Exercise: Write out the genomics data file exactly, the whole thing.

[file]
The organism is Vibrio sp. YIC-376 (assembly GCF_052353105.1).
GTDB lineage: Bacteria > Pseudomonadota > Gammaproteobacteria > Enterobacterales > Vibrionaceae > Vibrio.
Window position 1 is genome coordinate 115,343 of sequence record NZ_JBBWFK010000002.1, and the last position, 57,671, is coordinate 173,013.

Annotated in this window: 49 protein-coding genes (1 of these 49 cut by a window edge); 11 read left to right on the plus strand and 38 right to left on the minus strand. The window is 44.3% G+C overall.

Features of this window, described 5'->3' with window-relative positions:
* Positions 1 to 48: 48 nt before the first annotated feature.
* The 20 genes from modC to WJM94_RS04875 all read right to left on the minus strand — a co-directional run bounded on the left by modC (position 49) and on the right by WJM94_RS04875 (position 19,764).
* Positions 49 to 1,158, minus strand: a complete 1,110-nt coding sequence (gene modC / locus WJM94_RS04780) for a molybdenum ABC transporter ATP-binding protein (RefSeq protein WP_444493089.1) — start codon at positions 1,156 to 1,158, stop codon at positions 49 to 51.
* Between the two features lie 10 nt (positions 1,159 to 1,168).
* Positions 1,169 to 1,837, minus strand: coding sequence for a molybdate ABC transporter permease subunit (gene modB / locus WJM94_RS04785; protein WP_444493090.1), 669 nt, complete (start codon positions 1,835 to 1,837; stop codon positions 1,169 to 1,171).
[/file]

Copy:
The organism is Vibrio sp. YIC-376 (assembly GCF_052353105.1).
GTDB lineage: Bacteria > Pseudomonadota > Gammaproteobacteria > Enterobacterales > Vibrionaceae > Vibrio.
Window position 1 is genome coordinate 115,343 of sequence record NZ_JBBWFK010000002.1, and the last position, 57,671, is coordinate 173,013.

Annotated in this window: 49 protein-coding genes (1 of these 49 cut by a window edge); 11 read left to right on the plus strand and 38 right to left on the minus strand. The window is 44.3% G+C overall.

Features of this window, described 5'->3' with window-relative positions:
* Positions 1 to 48: 48 nt before the first annotated feature.
* The 20 genes from modC to WJM94_RS04875 all read right to left on the minus strand — a co-directional run bounded on the left by modC (position 49) and on the right by WJM94_RS04875 (position 19,764).
* Positions 49 to 1,158, minus strand: a complete 1,110-nt coding sequence (gene modC / locus WJM94_RS04780) for a molybdenum ABC transporter ATP-binding protein (RefSeq protein WP_444493089.1) — start codon at positions 1,156 to 1,158, stop codon at positions 49 to 51.
* Between the two features lie 10 nt (positions 1,159 to 1,168).
* Positions 1,169 to 1,837, minus strand: coding sequence for a molybdate ABC transporter permease subunit (gene modB / locus WJM94_RS04785; protein WP_444493090.1), 669 nt, complete (start codon positions 1,835 to 1,837; stop codon positions 1,169 to 1,171).